Washington School for Comprehensive Literacy is getting national attention for the success that it is having with its students. As a Comprehensive Literacy School, the school's focus is on the reading and comprehension goals of the students, and their ability to attain life-long reading and comprehension skills.
Washington's reading coaches were asked by the International Reading Association to be part of their book on RTI that will be coming out in early May. Washington is one of only four schools in the nation that will be highlighted in the book, "Successful Approaches to RTI: Collaborative Practices for Implementing K-12 Literacy." Kathryn Meyer, K - 2 literacy coach and reading specialist, and Brian Reindl, grades 3 - 5 literacy coach, contributed the entire chapter five of the book.
In Chapter 5, titled "Assessment Wall as an RTI Method," Meyer and Reindl explain Washington School for Comprehensive Literacy's tool used to assess each student's reading. Two excerpts from chapter 5 include:
"The assessment wall is a critical component of our RTI (Response To Intervention) assessment method. It is based on a portfolio of assessments (largely formative) that reflect students' learning on curriculum-based tasks. The wall provides the school with a way to make the data visible, and it promotes problem-solving discussions about how students are responding to instruction.
The wall serves three purposes as an assessment method:
- Monitoring the progress of individual students,
- Monitoring the progress of particular subgroups, and
- Monitoring the progress of the school's literacy program for increasing overall literacy achievement."
"We developed a portfolio of interventions that is used by everyone in our school. This allows us to talk the same language and collaborate on providing interventions. Every intervention takes advantage of the reciprocity of reading and writing by including a writing component to accelerate growth. Through our training in CIM (Comprehensive Intervention Model), we have listed the interventions in our portfolio and identified the role of reading instruction and the role of writing instruction for each. Classroom teachers, intervention teachers, ELL (English Language Learners) teachers, and special education teachers collaborate at intervention meetings to choose the appropriate intervention or interventions for each student."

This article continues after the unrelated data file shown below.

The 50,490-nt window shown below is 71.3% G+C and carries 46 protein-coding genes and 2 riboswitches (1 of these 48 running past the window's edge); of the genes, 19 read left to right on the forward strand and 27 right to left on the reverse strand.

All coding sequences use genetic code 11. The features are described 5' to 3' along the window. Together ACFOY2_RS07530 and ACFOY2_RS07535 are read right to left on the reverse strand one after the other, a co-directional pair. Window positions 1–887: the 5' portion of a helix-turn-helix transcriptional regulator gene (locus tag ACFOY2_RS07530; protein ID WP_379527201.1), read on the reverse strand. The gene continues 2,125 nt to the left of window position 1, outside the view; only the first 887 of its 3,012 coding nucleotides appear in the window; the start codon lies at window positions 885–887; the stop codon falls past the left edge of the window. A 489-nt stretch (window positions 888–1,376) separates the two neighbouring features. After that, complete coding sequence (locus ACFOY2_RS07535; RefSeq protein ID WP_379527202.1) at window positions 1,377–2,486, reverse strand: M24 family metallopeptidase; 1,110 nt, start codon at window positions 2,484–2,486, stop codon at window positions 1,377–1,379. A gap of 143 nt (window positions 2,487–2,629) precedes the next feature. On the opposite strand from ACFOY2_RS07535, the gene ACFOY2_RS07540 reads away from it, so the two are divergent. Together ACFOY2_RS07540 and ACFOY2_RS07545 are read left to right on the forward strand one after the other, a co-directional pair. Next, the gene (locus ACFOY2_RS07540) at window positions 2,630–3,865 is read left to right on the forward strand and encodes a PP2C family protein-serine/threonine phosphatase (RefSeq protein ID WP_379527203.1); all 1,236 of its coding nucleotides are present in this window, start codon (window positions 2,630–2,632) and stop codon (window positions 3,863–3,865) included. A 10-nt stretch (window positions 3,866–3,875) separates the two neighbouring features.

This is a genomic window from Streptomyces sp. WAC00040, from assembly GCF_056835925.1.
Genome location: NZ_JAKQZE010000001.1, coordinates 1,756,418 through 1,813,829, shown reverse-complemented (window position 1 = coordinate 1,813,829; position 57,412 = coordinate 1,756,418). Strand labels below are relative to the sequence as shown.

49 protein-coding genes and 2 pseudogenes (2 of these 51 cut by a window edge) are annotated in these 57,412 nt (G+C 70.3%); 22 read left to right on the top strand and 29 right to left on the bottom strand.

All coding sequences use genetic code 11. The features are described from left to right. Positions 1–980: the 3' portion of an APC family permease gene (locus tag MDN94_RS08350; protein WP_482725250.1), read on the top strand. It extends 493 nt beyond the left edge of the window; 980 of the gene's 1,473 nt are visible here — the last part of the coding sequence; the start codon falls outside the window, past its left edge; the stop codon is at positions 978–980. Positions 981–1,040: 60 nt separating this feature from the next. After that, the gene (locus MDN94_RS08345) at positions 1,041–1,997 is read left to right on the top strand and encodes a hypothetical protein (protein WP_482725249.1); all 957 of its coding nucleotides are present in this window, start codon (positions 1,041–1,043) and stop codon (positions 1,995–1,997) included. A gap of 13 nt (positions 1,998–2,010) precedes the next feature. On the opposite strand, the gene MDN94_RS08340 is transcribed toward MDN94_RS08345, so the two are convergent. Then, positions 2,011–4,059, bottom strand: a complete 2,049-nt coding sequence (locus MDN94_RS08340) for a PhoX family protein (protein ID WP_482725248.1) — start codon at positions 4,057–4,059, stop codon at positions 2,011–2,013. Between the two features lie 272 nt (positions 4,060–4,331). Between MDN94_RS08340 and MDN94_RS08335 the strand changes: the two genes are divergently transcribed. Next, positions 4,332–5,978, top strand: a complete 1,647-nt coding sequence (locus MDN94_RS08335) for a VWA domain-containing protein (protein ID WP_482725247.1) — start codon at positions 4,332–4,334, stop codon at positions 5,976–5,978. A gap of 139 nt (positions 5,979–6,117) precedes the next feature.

Meyer and Reindl submitted the following conclusion:
"Our school's journey began with the desire to closely examine the way we were teaching reading and writing so that we could improve our instruction and positively affect student achievement. As we implement RTI, we are finding many more opportunities to reflect on our own instruction. The systems we have put in place to implement RTI are only as good as the teachers who are providing the classroom and intervention instruction. An absolutely critical part of our RTI plan is ongoing, job-embedded professional development with the goal of increasing teacher expertise. We have stated several times that teacher observation and decision-making are paramount to our model. Consequently, our school has a huge responsibility to provide teachers with ongoing opportunities to collaborate and deepen their understanding of how students learn to read and write."
Co-authors of the book, "Successful Approaches to RTI: Collaborative Practices for Implementing K-12 Literacy," pose fora picture. The book is scheduled to come out in early May.
Shown from left to right are Dr. Linda Dorn, Director of the Center for Literacy, University of Arkansas,
Little Rock (co-creator of the Comprehensive Literacy Model and the
Comprehensive Intervention Model and co-author of chapter 4 with Shannon Henderson), Kathryn Meyer,
Washington K-2 literacy coach and reading specialist, Brian Reindl, Washington grades 3-5 literacy coach,
Shannon Henderson, Clinical Literacy Coach, Center for Literacy, University of Arkansas, Little Rock
(co-author of chapter 4 with Dorn), Marjorie Y. Lipsom, Professor Emeritus of Education in the College of
Education and Social Services at the University of Vermont, Burlington, and Karen K. Wixson,
Professor of Education at the University of Michigan, Ann Arbor. Lipsom and Wixson co-edited the book
and are the co-chairs of the Response to Intervention Commission of the International Reading Association.